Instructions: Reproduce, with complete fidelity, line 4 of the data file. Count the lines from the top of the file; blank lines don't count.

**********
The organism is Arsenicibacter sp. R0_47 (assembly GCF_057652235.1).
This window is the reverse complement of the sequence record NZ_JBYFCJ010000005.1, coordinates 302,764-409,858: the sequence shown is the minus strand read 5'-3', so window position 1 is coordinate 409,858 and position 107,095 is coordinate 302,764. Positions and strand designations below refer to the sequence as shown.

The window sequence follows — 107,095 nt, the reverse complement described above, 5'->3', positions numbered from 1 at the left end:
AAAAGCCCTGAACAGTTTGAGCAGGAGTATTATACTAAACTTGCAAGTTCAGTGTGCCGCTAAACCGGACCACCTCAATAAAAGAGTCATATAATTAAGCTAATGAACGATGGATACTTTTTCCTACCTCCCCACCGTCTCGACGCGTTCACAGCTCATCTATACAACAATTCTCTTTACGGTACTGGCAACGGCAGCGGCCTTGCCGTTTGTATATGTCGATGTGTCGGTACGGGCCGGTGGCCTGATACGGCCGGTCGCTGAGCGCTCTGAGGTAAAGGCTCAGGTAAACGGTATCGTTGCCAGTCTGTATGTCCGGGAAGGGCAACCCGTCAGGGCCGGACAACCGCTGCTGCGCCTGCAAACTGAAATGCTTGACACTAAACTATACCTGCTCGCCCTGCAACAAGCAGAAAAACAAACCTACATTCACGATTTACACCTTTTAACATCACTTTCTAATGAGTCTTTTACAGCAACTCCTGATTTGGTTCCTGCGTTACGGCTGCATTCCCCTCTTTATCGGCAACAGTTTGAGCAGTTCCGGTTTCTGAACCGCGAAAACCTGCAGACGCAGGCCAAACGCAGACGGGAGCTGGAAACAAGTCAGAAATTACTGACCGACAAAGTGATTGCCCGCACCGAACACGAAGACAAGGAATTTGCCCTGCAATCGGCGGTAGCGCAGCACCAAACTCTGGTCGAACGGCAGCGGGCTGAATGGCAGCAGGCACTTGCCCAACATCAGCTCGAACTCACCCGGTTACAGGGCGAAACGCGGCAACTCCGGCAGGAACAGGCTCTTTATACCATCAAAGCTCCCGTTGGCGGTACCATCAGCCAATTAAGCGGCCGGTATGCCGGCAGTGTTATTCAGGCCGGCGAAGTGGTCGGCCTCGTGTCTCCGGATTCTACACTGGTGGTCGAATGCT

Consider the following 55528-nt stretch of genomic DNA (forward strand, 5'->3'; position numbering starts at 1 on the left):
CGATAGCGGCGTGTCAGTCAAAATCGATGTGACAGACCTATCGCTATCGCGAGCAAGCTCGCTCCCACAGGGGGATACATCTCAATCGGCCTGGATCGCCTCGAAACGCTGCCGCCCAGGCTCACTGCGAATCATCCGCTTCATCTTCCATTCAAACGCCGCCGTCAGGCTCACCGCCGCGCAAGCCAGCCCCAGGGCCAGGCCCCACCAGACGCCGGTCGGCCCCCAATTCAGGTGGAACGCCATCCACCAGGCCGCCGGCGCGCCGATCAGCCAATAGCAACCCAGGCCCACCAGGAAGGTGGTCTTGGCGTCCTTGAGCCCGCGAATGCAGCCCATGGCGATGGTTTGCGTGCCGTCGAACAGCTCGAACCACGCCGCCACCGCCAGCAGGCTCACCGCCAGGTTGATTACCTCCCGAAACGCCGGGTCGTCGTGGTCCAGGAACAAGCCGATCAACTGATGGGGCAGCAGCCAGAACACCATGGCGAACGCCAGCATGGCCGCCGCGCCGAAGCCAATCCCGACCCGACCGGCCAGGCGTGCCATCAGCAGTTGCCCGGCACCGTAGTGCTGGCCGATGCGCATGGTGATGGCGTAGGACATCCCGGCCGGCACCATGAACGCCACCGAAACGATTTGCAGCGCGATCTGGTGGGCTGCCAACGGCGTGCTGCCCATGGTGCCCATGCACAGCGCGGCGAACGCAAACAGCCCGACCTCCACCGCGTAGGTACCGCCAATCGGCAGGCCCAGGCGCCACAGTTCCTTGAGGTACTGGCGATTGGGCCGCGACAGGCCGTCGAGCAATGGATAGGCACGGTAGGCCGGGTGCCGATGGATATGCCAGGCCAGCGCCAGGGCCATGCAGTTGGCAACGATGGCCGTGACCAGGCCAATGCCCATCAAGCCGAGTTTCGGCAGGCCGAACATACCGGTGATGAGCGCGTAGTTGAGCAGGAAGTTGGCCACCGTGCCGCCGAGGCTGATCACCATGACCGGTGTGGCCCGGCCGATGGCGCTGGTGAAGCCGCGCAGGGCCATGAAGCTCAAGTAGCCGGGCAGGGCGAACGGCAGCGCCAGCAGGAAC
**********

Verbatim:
AAAAGCCCTGAACAGTTTGAGCAGGAGTATTATACTAAACTTGCAAGTTCAGTGTGCCGCTAAACCGGACCACCTCAATAAAAGAGTCATATAATTAAGCTAATGAACGATGGATACTTTTTCCTACCTCCCCACCGTCTCGACGCGTTCACAGCTCATCTATACAACAATTCTCTTTACGGTACTGGCAACGGCAGCGGCCTTGCCGTTTGTATATGTCGATGTGTCGGTACGGGCCGGTGGCCTGATACGGCCGGTCGCTGAGCGCTCTGAGGTAAAGGCTCAGGTAAACGGTATCGTTGCCAGTCTGTATGTCCGGGAAGGGCAACCCGTCAGGGCCGGACAACCGCTGCTGCGCCTGCAAACTGAAATGCTTGACACTAAACTATACCTGCTCGCCCTGCAACAAGCAGAAAAACAAACCTACATTCACGATTTACACCTTTTAACATCACTTTCTAATGAGTCTTTTACAGCAACTCCTGATTTGGTTCCTGCGTTACGGCTGCATTCCCCTCTTTATCGGCAACAGTTTGAGCAGTTCCGGTTTCTGAACCGCGAAAACCTGCAGACGCAGGCCAAACGCAGACGGGAGCTGGAAACAAGTCAGAAATTACTGACCGACAAAGTGATTGCCCGCACCGAACACGAAGACAAGGAATTTGCCCTGCAATCGGCGGTAGCGCAGCACCAAACTCTGGTCGAACGGCAGCGGGCTGAATGGCAGCAGGCACTTGCCCAACATCAGCTCGAACTCACCCGGTTACAGGGCGAAACGCGGCAACTCCGGCAGGAACAGGCTCTTTATACCATCAAAGCTCCCGTTGGCGGTACCATCAGCCAATTAAGCGGCCGGTATGCCGGCAGTGTTATTCAGGCCGGCGAAGTGGTCGGCCTCGTGTCTCCGGATTCTACACTGGTGGTCGAATGCT